When science writer Carl Zimmer looks into a petri dish teeming with E. coli, he sees himself, humanity and all life. In Microcosm, Zimmer traces the lessons biologists have learned from the microbe, which calls our guts its home. He also uses it to discuss some of the most fundamental questions in biology: What is life? How does it persist? Why must it end?
“I look at life through a lens made of E. coli,” Zimmer writes, and many biologists are doing the same. E. coli was the species scientists first used to decipher the genetic code, and later to understand how genes switch on and off. It has also been a model for studying how creatures sense and swim, cooperate, wage war and allocate resources.
The reader could tire of the metaphor of E. coli as looking glass, but Zimmer writes simply and with enthusiasm. He describes the experiments that moved the field forward, but at the same time gives context for the findings. He pounds his point home so he can pull the picture together in the last few chapters. The biography of a bacterium morphs into a discussion on the meaning of life.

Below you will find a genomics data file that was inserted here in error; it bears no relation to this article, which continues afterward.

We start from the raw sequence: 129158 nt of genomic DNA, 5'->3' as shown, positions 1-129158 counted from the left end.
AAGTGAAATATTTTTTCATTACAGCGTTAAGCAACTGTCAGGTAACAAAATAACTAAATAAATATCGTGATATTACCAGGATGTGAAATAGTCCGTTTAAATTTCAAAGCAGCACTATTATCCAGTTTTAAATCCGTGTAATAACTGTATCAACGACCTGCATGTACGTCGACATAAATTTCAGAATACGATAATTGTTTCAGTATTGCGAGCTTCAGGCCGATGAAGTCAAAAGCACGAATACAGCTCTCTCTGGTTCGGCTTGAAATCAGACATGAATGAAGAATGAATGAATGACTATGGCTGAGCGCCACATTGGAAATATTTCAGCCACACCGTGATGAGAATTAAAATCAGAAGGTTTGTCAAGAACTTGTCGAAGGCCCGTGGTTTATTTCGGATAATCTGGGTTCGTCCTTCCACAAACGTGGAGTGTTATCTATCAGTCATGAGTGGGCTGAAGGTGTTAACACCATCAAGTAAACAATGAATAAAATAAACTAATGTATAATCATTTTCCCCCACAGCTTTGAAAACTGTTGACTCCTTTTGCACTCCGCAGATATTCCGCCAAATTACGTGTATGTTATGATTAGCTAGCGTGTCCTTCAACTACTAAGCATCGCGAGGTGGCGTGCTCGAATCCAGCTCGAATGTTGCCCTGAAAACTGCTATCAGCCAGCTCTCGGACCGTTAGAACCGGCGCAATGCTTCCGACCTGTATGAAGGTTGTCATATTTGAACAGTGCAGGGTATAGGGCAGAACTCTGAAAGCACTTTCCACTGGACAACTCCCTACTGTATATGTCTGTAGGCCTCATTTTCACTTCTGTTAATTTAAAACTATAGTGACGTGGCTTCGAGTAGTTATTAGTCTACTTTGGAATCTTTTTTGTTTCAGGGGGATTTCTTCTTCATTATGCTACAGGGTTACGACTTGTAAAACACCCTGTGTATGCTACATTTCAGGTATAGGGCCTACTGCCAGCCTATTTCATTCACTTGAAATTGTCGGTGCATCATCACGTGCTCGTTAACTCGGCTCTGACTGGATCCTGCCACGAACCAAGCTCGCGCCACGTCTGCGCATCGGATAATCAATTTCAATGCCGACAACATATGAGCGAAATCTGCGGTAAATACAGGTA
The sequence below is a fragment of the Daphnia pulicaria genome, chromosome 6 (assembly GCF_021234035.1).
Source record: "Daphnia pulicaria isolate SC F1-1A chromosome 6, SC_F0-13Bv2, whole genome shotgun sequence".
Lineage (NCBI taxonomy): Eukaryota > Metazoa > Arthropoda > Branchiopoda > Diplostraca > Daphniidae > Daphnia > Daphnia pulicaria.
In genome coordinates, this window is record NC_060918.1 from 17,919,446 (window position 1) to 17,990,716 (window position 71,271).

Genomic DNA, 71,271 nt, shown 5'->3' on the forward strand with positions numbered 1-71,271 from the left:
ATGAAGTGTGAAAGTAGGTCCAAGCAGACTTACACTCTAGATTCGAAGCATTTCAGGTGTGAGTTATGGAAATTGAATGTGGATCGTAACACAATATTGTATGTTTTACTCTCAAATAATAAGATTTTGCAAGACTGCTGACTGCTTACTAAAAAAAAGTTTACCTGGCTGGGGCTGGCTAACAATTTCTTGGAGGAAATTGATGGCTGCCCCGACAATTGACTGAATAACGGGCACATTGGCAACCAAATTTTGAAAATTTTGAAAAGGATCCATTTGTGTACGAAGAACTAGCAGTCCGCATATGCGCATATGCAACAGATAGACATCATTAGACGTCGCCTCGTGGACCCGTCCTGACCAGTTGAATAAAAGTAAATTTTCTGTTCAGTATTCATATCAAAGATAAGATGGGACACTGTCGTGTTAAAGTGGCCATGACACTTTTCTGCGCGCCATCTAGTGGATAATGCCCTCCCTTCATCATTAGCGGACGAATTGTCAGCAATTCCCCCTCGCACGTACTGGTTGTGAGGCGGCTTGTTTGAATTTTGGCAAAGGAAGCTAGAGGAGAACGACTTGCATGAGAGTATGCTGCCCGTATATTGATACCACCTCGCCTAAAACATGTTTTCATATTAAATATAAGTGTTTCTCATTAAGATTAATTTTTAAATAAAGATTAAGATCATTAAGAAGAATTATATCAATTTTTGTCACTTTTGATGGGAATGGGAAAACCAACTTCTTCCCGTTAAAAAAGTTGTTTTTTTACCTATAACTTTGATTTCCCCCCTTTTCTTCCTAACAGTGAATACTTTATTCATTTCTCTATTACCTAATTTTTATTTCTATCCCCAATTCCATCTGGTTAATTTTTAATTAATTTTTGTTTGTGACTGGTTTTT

E. coli ushered in molecular biology and then synthetic biology. If scientists can genetically engineer E. coli, why not any animal, Zimmer asks. Although this idea makes some people squirm, he argues that natural hybridization has already inserted foreign DNA into our cells. And mitochondria, after all, began as oxygen-breathing bacteria. The point: There is no essence that defines a species. Instead, there is “a complex cloud of genes, traits, environmental influences and cultural forces,” Zimmer writes. E. coli continues to help us understand how these factors interact.
Pantheon Books, 2008, 243 p., $25.95.